The American Dream of home ownership is possible while you are re-establishing credit. There are flexible loan options and down payments available for wide ranging credit scores.
But before we investigate how to get a mortgage with less than perfect credit, let’s identify what contributes to low credit scores and the options available.
What Is Less than Perfect Credit?
Your credit score is a measure of risk a lender takes on by financing your home purchase. This score is taken into consideration when you apply for any type of loan, and it’s especially important when applying for a home loan. A lender obtains your credit score through the main three credit bureaus, Equifax, Experian, and TransUnion.
The credit scale ranges from 300 to 850, with 300 being the lowest possible score and 850 being a perfect score. According to the credit scale, low credit is anything below a 580. Anything above 580 is considered to be fair while 740+ is good and 800+ is excellent.
What Factors Impact a Credit Score?
Your credit score is dictated by multiple factors, including the age of your oldest credit account, your history of on-time payments, the number of accounts you have open, the balance on your credit cards, the number of times you’ve applied for credit, and so on.
Ideally, you should have a long credit history that shows your reliability as a borrower. A high credit score means that you’ve paid your balances on time, your credit is diverse, you keep your balances low, and you don’t apply for too much credit at once.
All of this data (balances, late payments, etc.) is reported by the lender who services your credit card, auto loan or mortgage to the credit bureaus. The three bureaus (Equifax, Experian and Transunion) all independently evaluate your credit and provide their own particular score. A lender generally will qualify you on the middle of the three scores provided.
What Does a Mortgage Lender Look For in a Borrower?
Fortunately for people with low credit scores, a lender takes into account more than just your credit score. They want to get a complete picture of your financial standing and who you are as a borrower outside of what appears on your credit report. That’s why mortgage lending determinations are made on several additional factors, including your assets, your income and employment history, and the down payment you can offer.
Each lender has their own credit criteria for what they look for in an ideal borrower. However, by and far, most put heavier weight on your previous mortgage payment history than they would say on a credit card payment history. A previous foreclosure or recent mortgage late payments generally weigh heavier than a medical collection or scattered late payments on credit cards.
Loan Options for Low Credit Scores
Lenders understand that you’re more than just your credit score. As to whether or not you can buy a home with a lower credit score, the answer is most likely yes — your costs and/or interest rate may be higher.
Government-backed mortgage loan options make homeownership possible for more consumers. VA loans are free of mortgage insurance while FHA loans offer flexible credit options and down payments (for example, 10% down payment with a 500-credit score or 3.5% down payment with a 580-credit score).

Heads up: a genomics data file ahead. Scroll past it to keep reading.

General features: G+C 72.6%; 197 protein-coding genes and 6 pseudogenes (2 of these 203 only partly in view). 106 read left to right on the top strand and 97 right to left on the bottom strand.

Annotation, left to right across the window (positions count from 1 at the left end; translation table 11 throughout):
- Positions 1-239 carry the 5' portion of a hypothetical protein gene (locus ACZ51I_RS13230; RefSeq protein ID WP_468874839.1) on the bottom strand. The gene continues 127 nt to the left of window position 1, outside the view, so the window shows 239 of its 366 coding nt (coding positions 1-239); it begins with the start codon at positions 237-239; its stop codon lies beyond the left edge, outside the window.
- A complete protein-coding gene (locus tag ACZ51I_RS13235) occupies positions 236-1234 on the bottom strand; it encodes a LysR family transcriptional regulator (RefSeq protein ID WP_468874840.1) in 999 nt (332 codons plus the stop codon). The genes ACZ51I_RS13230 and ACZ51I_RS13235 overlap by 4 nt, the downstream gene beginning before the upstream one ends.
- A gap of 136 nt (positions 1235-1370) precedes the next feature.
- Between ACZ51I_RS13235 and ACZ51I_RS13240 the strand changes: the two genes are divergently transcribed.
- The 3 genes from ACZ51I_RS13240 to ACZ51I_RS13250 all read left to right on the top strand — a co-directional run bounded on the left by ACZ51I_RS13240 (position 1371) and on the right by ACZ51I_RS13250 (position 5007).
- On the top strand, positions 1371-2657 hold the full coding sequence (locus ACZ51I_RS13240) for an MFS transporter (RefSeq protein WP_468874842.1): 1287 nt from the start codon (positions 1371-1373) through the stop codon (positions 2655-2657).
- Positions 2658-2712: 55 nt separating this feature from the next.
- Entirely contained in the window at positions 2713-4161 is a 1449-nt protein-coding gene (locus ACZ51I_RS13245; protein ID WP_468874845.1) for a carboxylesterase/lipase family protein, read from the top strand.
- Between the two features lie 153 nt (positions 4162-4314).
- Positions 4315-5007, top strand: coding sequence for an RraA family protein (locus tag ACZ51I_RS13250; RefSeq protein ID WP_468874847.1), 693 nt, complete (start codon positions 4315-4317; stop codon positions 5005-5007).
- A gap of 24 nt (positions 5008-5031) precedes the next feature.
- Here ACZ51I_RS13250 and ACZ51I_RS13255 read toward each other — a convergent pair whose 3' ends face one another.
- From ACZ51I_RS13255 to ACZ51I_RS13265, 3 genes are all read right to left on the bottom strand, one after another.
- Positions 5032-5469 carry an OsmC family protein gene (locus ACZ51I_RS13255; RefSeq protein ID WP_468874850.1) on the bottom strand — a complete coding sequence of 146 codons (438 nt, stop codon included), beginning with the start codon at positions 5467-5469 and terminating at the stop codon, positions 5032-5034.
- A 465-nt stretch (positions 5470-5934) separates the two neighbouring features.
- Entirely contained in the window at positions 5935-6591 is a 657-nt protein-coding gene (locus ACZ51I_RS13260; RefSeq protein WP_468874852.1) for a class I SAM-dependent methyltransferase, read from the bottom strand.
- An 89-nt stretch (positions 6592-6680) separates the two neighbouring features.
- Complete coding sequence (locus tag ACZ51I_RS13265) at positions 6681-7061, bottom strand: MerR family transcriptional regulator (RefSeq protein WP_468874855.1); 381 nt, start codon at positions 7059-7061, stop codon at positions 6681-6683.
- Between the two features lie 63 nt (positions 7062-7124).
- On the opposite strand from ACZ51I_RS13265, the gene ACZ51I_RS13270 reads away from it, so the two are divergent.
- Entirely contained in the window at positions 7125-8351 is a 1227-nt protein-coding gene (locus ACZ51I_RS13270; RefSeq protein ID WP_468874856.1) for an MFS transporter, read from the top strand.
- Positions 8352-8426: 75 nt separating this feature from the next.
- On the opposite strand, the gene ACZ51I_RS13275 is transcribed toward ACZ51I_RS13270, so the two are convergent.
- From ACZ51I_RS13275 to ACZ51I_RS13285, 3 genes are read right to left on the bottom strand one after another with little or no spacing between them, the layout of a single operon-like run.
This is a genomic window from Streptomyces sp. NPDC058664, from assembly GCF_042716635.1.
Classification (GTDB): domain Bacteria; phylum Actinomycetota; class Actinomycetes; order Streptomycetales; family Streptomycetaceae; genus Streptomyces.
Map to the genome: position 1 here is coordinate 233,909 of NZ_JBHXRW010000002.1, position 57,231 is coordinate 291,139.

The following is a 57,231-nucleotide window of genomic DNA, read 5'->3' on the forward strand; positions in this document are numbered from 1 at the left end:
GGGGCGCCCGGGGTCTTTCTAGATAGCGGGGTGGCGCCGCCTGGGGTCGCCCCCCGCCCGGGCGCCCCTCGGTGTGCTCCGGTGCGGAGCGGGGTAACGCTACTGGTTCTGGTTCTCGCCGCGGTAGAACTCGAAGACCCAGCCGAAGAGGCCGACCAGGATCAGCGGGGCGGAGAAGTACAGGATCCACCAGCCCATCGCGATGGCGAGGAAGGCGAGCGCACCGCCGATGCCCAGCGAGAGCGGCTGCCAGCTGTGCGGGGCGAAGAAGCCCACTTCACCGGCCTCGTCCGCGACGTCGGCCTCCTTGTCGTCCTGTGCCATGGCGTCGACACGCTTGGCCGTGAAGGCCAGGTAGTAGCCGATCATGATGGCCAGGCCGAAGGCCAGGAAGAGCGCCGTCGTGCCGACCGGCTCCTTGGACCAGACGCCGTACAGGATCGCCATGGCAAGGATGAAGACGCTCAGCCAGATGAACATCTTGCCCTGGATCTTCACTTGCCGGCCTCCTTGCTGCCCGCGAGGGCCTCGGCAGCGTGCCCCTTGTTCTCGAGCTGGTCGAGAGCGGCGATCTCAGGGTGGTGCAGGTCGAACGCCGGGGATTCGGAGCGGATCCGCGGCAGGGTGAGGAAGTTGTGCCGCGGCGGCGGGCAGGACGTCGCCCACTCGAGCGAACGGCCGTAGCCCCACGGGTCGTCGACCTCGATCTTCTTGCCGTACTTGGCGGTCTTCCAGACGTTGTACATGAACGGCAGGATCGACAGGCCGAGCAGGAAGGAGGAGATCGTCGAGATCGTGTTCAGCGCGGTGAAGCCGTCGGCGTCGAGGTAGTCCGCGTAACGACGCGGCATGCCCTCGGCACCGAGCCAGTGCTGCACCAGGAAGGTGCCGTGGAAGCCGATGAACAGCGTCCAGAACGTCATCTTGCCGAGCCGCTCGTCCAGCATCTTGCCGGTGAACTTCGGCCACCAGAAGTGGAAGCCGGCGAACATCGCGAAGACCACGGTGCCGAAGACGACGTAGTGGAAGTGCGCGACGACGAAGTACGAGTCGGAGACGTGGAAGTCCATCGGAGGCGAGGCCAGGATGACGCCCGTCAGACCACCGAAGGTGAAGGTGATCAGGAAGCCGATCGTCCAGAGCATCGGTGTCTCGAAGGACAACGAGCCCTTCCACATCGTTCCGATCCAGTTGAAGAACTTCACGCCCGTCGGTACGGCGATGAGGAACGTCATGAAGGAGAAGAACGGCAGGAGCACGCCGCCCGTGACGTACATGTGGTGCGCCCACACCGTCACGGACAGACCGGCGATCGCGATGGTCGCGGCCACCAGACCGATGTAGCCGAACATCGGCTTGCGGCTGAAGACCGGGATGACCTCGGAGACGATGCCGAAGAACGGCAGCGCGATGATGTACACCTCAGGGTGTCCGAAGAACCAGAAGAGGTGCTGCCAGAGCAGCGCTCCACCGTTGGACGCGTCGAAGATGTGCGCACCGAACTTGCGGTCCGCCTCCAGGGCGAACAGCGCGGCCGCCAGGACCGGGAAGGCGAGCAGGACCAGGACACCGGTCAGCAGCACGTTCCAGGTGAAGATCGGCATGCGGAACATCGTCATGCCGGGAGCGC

Other types of loans, such as conventional loans, require fair scores of around 620. Obtaining non-government-backed loans can be challenging, lower credit scores often reflect a history of missed payments and/or high debt amounts which is a risk to lenders. To offset risks, the lender charges a higher interest rate on the mortgage.
How to Improve Your Credit in the Meantime
The most efficient way to improve your credit score is making all payments on time. Review your credit report for errors and resolve them immediately. If you have high balances on your credit cards, keep chipping away by making payments on time.
Refinancing a Mortgage With a Lower Credit Score
If you already have a mortgage and want to refinance it while your credit score is low, the first step toward refinancing amid low credit is to talk to your lender. Many lenders will allow you to refinance with a cosigner or through the FHA streamline refinance program.
If you already have an FHA insured loan, under the FHA streamline refinance option, you can reduce your interest rate or switch from an adjustable-rate mortgage to a fixed-rate mortgage with minimal documentation and flexible credit requirements. For example, FHA streamline refinance loans do not require an appraisal and only require income or asset documentation under certain circumstances.
Similar to FHA streamline refinances, the VA offers IRRRLs (Interest Rate Reduction Refinance Loans) that allow you to drop your interest rate, without obtaining an appraisal and only require income or asset documentation under certain circumstances.
Speak with your lender about additional refinancing options for less than perfect credit.
Get Additional Home Buying Advice From Mission Loans
The moral of the story here is that you can achieve home ownership while working to re-establish credit. There are still ways to buy or refinance a home with low credit. Talk to a qualified mortgage expert at Mission Loans about how we can help you achieve your goal.
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